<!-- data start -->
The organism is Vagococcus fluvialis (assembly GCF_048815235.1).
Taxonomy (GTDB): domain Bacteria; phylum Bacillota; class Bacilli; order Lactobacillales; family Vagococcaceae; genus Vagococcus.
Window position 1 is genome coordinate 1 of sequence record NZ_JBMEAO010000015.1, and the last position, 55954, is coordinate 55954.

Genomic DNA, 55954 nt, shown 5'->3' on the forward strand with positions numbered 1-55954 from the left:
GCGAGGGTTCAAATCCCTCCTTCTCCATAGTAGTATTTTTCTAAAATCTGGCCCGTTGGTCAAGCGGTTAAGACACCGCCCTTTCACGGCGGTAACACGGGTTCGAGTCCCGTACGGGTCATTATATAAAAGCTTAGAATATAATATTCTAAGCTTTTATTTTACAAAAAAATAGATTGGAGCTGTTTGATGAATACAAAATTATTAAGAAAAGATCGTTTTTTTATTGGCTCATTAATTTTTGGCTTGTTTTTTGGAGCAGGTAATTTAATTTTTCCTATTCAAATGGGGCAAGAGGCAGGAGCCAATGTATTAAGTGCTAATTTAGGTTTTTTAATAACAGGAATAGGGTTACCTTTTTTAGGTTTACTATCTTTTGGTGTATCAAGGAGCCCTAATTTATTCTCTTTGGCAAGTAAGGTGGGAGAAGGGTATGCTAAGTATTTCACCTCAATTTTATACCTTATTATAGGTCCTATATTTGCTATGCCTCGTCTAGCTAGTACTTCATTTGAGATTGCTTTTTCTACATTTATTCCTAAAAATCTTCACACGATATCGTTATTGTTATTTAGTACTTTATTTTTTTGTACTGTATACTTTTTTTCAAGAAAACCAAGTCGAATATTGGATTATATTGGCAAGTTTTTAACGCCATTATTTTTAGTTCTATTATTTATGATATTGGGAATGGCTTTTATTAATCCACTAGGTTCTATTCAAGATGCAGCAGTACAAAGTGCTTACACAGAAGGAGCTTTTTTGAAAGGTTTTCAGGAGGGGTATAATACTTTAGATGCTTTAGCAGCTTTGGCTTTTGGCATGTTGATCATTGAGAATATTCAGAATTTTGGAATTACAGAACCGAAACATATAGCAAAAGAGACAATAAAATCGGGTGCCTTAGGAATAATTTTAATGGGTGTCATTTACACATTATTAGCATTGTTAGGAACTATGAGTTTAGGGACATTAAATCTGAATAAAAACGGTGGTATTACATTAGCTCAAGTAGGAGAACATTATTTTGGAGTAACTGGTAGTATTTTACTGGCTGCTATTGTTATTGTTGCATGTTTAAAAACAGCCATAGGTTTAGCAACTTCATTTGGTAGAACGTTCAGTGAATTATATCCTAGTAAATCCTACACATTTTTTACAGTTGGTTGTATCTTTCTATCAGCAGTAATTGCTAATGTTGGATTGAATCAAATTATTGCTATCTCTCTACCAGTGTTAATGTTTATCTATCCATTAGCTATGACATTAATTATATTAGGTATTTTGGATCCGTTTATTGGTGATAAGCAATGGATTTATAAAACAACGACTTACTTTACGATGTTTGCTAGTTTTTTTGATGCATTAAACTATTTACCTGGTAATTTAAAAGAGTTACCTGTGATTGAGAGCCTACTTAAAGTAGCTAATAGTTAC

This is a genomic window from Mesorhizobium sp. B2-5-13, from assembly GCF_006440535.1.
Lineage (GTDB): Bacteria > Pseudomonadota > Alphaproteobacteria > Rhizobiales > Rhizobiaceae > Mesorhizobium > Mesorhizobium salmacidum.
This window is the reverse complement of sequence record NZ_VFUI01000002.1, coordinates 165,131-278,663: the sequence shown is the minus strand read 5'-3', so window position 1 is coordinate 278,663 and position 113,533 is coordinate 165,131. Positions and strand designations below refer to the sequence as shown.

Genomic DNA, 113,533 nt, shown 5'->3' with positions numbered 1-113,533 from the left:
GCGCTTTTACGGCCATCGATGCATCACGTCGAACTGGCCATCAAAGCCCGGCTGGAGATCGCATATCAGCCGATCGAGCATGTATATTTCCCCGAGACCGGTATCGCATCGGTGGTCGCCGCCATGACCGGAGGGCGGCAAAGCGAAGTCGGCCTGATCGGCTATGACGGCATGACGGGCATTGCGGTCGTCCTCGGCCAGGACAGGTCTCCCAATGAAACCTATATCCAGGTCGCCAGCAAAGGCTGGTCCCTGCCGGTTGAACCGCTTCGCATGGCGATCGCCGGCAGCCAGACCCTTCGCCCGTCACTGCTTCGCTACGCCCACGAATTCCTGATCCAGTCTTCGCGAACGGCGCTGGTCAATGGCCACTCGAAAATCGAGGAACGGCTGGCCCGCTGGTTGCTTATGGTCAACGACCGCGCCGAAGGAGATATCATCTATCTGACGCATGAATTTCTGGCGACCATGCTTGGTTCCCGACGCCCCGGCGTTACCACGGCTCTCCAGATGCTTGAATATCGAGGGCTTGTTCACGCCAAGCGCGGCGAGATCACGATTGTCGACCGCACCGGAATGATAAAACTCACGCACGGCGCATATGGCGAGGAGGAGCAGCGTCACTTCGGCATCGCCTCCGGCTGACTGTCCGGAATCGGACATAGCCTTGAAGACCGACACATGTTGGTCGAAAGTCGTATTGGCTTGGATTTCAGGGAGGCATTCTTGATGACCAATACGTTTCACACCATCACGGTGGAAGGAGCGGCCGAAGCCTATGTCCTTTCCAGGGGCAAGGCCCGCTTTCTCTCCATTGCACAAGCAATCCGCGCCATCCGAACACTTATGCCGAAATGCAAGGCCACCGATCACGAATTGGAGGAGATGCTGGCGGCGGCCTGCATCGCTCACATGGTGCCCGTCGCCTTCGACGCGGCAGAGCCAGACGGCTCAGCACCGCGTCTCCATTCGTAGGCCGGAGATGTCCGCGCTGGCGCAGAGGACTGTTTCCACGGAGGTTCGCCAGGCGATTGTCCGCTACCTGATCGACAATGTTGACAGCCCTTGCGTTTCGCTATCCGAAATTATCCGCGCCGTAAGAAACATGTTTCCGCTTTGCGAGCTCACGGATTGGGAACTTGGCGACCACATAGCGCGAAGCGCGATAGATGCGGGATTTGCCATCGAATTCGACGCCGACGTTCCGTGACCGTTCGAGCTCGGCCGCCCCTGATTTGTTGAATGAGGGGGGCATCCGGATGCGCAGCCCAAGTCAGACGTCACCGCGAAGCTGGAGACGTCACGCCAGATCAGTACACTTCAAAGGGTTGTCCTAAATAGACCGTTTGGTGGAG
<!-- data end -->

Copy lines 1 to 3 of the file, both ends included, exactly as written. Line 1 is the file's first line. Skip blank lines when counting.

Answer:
The organism is Vagococcus fluvialis (assembly GCF_048815235.1).
Taxonomy (GTDB): domain Bacteria; phylum Bacillota; class Bacilli; order Lactobacillales; family Vagococcaceae; genus Vagococcus.
Window position 1 is genome coordinate 1 of sequence record NZ_JBMEAO010000015.1, and the last position, 55954, is coordinate 55954.